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Signs pointing towards eruption at Nyiragongo and Nyamuragira

Nyiragongo and Nyamuragira in the Congo are showing increased seismicity. An eruption at these volcanoes could become a humanitarian disaster.

Goma after the 2002 Eruption of Nyiragongo

The activity at Redoubt has captivated a lot of us, but in the grand scheme of things, its eruption are more likely to caused inconvenience and property damage rather than dramatically loss of life (unless something huge and unexpected occurs). However, the same cannot be said if Nyiragongo and/or Nyamuragira (a.k.a. Nyamulagira) in the Congo were to erupt. These volcanoes are close to the city of Goma, a city of nearly 600,000, not including refugees from the fighting in the region. Eruptions of Nyiragongo in 2002 prompted the displacement of 400,000 people as lava flows invaded the city.

Currently, Dieudonne Wafula, lead scientist at the Volcanological Observatory of Goma is reporting that there is increased seismic unrest underneath the volcanoes – mostly centered under Nyamuragira, however activity is seen at both volcanoes. Luckily, right now at least, the lava lake at Nyiragongo is low, which might reduce the damage if an eruption were to take place. The Red Cross is standing-by in case an eruption occurs or evacuations are needed.

Both volcanoes have lava lakes at the summit, and these lava lakes have the potential to drain rapidly, sending fast-moving lava flows into populated area. It is, in fact, one of the few places were lava flows present such a large volcano hazard for people (lava flows are a large problem for property many places as it can’t get out of the way). In 1977, the lava lake at Nyiragongo drained catastrophically, sending the basaltic lava down the side of the volcano at nearly 100 km/hr (60 mph), killing 70 people.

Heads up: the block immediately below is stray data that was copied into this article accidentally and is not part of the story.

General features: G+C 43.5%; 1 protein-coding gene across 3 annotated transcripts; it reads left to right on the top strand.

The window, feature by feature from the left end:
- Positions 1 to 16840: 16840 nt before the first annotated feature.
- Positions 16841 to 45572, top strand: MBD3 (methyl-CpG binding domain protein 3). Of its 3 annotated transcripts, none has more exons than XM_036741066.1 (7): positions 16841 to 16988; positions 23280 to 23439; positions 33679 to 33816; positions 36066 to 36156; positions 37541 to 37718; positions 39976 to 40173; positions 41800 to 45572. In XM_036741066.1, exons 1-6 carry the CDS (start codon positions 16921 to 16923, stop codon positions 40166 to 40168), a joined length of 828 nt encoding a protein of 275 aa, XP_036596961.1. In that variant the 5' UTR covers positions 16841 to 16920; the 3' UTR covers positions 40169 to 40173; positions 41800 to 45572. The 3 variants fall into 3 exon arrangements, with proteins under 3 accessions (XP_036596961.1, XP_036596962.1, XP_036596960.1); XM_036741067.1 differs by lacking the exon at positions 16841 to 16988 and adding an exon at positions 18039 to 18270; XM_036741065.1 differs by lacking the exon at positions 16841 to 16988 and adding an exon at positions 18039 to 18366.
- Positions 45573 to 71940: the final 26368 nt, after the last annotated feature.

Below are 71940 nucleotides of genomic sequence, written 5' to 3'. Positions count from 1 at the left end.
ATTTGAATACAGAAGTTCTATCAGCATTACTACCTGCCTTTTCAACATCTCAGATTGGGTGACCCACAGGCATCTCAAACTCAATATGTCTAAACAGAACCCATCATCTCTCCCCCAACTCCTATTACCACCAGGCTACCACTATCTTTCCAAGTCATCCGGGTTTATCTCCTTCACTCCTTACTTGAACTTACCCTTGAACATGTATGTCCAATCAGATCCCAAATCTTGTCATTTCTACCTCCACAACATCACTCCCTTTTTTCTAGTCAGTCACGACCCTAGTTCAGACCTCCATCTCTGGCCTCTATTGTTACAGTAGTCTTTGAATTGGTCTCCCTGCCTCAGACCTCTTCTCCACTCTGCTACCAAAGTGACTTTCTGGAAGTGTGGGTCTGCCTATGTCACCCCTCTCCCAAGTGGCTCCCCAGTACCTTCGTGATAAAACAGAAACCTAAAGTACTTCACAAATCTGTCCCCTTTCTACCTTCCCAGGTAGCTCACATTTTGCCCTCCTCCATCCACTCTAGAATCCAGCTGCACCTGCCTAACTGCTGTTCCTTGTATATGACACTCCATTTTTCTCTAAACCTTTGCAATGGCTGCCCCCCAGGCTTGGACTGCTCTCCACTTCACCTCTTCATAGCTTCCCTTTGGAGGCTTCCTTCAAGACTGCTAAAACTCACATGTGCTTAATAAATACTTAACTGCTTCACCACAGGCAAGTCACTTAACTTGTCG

Nyiragongo is somewhat unique in the sense that the lava erupted from the volcano is very low in silica, thus very fluid, so when the lava lake breached, this very fluid lava rushed down the volcano at speeds much faster than most lava flows (which you could out-walk). This fluidity was probably amplified by the fact that the lava was all stored in a lava lake, keeping a large volume hot and ready to move. Something like this is not likely to happen at other basaltic volcanoes such as those in Hawai’i. In recent volcano research news, Dr. Asish Basu at Rochester University thinks that this unique nature of the Nyiragongo lavas – their isotopic composition especially – is due to the fact that a new “plume” is reaching the Earth’s surface in this part of Africa. It is an interesting theory, but not one that has been robustly analyzed yet. In any case, the activity at Nyiragongo and Nyamuragira are well worth our attention as any major eruption could have dire consequences for the people living in Goma and the eastern parts of the Congo.


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